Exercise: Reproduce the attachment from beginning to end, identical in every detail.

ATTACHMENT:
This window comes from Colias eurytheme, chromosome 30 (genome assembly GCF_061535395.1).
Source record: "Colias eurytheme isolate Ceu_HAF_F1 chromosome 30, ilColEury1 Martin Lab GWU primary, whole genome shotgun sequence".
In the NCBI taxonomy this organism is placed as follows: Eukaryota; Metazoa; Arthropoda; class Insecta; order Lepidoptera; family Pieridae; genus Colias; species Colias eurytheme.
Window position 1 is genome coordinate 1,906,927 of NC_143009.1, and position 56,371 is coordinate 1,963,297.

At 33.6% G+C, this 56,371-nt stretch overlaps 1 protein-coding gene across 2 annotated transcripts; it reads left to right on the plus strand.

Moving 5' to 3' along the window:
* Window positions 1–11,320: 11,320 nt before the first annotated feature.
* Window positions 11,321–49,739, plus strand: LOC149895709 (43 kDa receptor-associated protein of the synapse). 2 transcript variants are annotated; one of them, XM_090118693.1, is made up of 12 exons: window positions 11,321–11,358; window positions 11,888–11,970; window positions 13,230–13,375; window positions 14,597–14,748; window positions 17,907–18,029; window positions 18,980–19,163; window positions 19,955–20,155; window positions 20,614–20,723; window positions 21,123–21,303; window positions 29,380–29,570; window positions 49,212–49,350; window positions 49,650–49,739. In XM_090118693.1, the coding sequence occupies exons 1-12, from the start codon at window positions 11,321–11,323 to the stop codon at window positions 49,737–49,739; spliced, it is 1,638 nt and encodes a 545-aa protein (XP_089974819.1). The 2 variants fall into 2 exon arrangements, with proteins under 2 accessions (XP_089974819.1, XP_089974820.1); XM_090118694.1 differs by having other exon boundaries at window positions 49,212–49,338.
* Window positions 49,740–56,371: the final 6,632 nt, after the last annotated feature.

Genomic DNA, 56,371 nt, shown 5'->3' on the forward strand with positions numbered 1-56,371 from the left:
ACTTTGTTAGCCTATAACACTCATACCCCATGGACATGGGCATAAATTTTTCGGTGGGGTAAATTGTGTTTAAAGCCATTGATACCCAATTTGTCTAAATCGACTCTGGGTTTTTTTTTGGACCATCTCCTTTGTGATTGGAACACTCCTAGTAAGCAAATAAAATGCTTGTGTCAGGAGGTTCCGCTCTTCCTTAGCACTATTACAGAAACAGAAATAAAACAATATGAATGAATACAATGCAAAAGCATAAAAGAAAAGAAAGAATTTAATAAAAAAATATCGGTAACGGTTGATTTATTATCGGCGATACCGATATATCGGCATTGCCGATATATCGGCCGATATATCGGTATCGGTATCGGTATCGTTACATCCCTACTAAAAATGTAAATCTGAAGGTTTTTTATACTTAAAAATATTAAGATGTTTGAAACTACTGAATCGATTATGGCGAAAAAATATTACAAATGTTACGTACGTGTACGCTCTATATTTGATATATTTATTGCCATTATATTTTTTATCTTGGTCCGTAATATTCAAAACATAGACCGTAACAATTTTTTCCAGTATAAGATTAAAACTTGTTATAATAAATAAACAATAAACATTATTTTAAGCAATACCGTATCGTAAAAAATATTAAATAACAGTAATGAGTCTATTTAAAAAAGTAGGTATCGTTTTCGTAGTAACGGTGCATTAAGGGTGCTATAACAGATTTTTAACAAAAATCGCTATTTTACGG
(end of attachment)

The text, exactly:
This window comes from Colias eurytheme, chromosome 30 (genome assembly GCF_061535395.1).
Source record: "Colias eurytheme isolate Ceu_HAF_F1 chromosome 30, ilColEury1 Martin Lab GWU primary, whole genome shotgun sequence".
In the NCBI taxonomy this organism is placed as follows: Eukaryota; Metazoa; Arthropoda; class Insecta; order Lepidoptera; family Pieridae; genus Colias; species Colias eurytheme.
Window position 1 is genome coordinate 1,906,927 of NC_143009.1, and position 56,371 is coordinate 1,963,297.

At 33.6% G+C, this 56,371-nt stretch overlaps 1 protein-coding gene across 2 annotated transcripts; it reads left to right on the plus strand.

Moving 5' to 3' along the window:
* Window positions 1–11,320: 11,320 nt before the first annotated feature.
* Window positions 11,321–49,739, plus strand: LOC149895709 (43 kDa receptor-associated protein of the synapse). 2 transcript variants are annotated; one of them, XM_090118693.1, is made up of 12 exons: window positions 11,321–11,358; window positions 11,888–11,970; window positions 13,230–13,375; window positions 14,597–14,748; window positions 17,907–18,029; window positions 18,980–19,163; window positions 19,955–20,155; window positions 20,614–20,723; window positions 21,123–21,303; window positions 29,380–29,570; window positions 49,212–49,350; window positions 49,650–49,739. In XM_090118693.1, the coding sequence occupies exons 1-12, from the start codon at window positions 11,321–11,323 to the stop codon at window positions 49,737–49,739; spliced, it is 1,638 nt and encodes a 545-aa protein (XP_089974819.1). The 2 variants fall into 2 exon arrangements, with proteins under 2 accessions (XP_089974819.1, XP_089974820.1); XM_090118694.1 differs by having other exon boundaries at window positions 49,212–49,338.
* Window positions 49,740–56,371: the final 6,632 nt, after the last annotated feature.

Genomic DNA, 56,371 nt, shown 5'->3' on the forward strand with positions numbered 1-56,371 from the left:
ACTTTGTTAGCCTATAACACTCATACCCCATGGACATGGGCATAAATTTTTCGGTGGGGTAAATTGTGTTTAAAGCCATTGATACCCAATTTGTCTAAATCGACTCTGGGTTTTTTTTTGGACCATCTCCTTTGTGATTGGAACACTCCTAGTAAGCAAATAAAATGCTTGTGTCAGGAGGTTCCGCTCTTCCTTAGCACTATTACAGAAACAGAAATAAAACAATATGAATGAATACAATGCAAAAGCATAAAAGAAAAGAAAGAATTTAATAAAAAAATATCGGTAACGGTTGATTTATTATCGGCGATACCGATATATCGGCATTGCCGATATATCGGCCGATATATCGGTATCGGTATCGGTATCGTTACATCCCTACTAAAAATGTAAATCTGAAGGTTTTTTATACTTAAAAATATTAAGATGTTTGAAACTACTGAATCGATTATGGCGAAAAAATATTACAAATGTTACGTACGTGTACGCTCTATATTTGATATATTTATTGCCATTATATTTTTTATCTTGGTCCGTAATATTCAAAACATAGACCGTAACAATTTTTTCCAGTATAAGATTAAAACTTGTTATAATAAATAAACAATAAACATTATTTTAAGCAATACCGTATCGTAAAAAATATTAAATAACAGTAATGAGTCTATTTAAAAAAGTAGGTATCGTTTTCGTAGTAACGGTGCATTAAGGGTGCTATAACAGATTTTTAACAAAAATCGCTATTTTACGG